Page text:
Improv With Coldtowne Theatre

Chris Trew, the ringleader behind the Coldtowne Theater, invited The Soup Peddler to act as a "stool pigeon," which is an inside improv-er term for someone who tells stories upon which the troupe will base their flights of imagination. The invitation required roughly 3.4 seconds of careful deliberation before Ansel responded, "Hell yeah, I'm there."

The Coldtowne Theater is a teeny little space behind I(heart)Video on Airport Blvd and is home to an energetic group of goofballs who take their improv very seriously. The group practices a litany of ritualistic customs before each show, including top-secret warm-up games and an involved system of back-patting, to symbolize that each member "has got the other's back."

One of the most basic principles of this sort of long-form improv is that one should never do anything that does not propel the narrative... that is, you should always give your partners something to work with and never leave them to carry more than their fair share of the load. Also, you must have complete trust in your troupemates and should never negate the intended direction established by one of them. It is the ultimate in teamwork, and quite inspirational.

The photo above was taken during a segment of the program when Ansel demonstrated his powers of levitation.

The first monologue was a description of Ansel's arrival in Austin in 1998...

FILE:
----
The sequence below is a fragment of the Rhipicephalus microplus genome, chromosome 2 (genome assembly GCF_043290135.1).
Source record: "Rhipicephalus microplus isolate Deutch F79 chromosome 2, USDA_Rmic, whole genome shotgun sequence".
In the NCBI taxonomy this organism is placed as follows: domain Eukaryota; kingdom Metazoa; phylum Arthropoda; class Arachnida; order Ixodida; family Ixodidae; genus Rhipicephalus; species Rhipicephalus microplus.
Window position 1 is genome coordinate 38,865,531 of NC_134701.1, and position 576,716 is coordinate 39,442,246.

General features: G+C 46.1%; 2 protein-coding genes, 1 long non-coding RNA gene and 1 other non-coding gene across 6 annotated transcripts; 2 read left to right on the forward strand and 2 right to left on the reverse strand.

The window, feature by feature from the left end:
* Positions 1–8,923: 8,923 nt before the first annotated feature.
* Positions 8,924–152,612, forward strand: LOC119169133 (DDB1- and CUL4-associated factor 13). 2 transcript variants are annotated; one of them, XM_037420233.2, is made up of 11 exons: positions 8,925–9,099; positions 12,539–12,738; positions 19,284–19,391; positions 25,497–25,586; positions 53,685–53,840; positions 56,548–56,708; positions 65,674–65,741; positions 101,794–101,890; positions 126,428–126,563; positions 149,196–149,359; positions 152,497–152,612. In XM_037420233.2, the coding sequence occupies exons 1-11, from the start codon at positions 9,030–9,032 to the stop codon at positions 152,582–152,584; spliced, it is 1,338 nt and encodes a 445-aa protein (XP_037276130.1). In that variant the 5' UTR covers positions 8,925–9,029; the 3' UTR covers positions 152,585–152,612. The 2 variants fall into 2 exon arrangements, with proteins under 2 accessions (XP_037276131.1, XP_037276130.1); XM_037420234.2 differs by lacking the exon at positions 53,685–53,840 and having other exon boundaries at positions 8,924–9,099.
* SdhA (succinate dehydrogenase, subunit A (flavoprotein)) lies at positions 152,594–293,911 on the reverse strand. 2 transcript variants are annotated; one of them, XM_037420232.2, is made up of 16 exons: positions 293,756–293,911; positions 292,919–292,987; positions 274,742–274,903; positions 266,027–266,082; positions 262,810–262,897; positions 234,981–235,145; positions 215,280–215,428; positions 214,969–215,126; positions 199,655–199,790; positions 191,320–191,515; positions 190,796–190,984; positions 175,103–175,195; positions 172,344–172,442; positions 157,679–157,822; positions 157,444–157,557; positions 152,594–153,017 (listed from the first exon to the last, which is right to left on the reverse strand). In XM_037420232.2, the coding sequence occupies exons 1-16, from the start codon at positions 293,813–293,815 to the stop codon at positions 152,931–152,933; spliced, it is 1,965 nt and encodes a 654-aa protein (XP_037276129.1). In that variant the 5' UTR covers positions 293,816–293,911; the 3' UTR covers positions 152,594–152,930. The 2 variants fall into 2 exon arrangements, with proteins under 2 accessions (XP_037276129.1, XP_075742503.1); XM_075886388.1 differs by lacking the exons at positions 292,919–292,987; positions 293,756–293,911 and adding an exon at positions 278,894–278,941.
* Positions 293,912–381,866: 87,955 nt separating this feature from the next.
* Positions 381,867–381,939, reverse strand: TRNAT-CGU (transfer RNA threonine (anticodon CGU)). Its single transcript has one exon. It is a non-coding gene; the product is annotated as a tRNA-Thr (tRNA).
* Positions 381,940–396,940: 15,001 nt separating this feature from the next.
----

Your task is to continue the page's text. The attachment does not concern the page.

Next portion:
I first visited Austin in July of 1998 and was trying to find a place to live. It was a real authentic introduction to the city, to be sure. It was 108 degrees and I was apartment hunting. I had always lived in group houses so I wanted to find a place where I could be part of a home instead of living alone. It also narrowed down the search a bit... the first place I visited was north of the old airport and was your basic dump... empty liquor bottles lined the windowsills and the top of the refrigerator, a badge of honor so to speak. I thought not. The next place was out in Rollingwood, up by the swimming pool and it was this big Brady Bunch sort of house. I started noticing the first twinges of Austin weirdness there... it was the home of a recently divorced family, but instead of one of the parents moving out and shuttling the kids back and forth, both parents moved out and the kids stayed... the parents would take turns living there. I thought that was kind of weird but cool. The father prided himself on being a Mr. Mom kind of character and told me about his brilliant improvement on the classic PB&J sandwich. You know how your sandwich always gets shmushed in your lunch bag and the jelly gets the bread all soggy? Well, he demonstrated his technique for putting peanut butter on both slices of bread and the jelly in the middle, so that the peanut butter would act as a moisture barrier. The last place I visited that day had to wait, because the owner wanted me to "come visit the apartment at sunset." Again, weird. But I went with it. The apartment was in one of the more modest buildings on the Bremond block, where all the old mansions are downtown. Before even showing me the apartment, we climbed the fire escape all the way to the roof to catch the sunset, all violet and pink in that classic Austin way. We got to know each other... he was this film director type and had to spend half the year in New York. He wanted me to sort of be the caretaker of his apartment and also be his stand-in with his group of friends, to kind of keep his seat warm while he was away. We walked over to the Whole Foods to introduce me around and I thought it was crazy how everyone seemed to know everyone else. Then we walked along Shoal Creek and he told me about this bicycle guy that always would ring his bike bell on the trail instead of saying excuse me or whatever, and how he couldn't stand that guy, that he was sort of a buzz kill with his bike bell. One time he finally flagged him down and asked him about the bike bell and they had this big heart to heart about it and he finally understood that the guy was ringing it in a friendly way but he had just misconstrued it or something. And now he has a bike bell too and he uses it all the time, in a friendly way. Yeah, so that was my first day in Austin...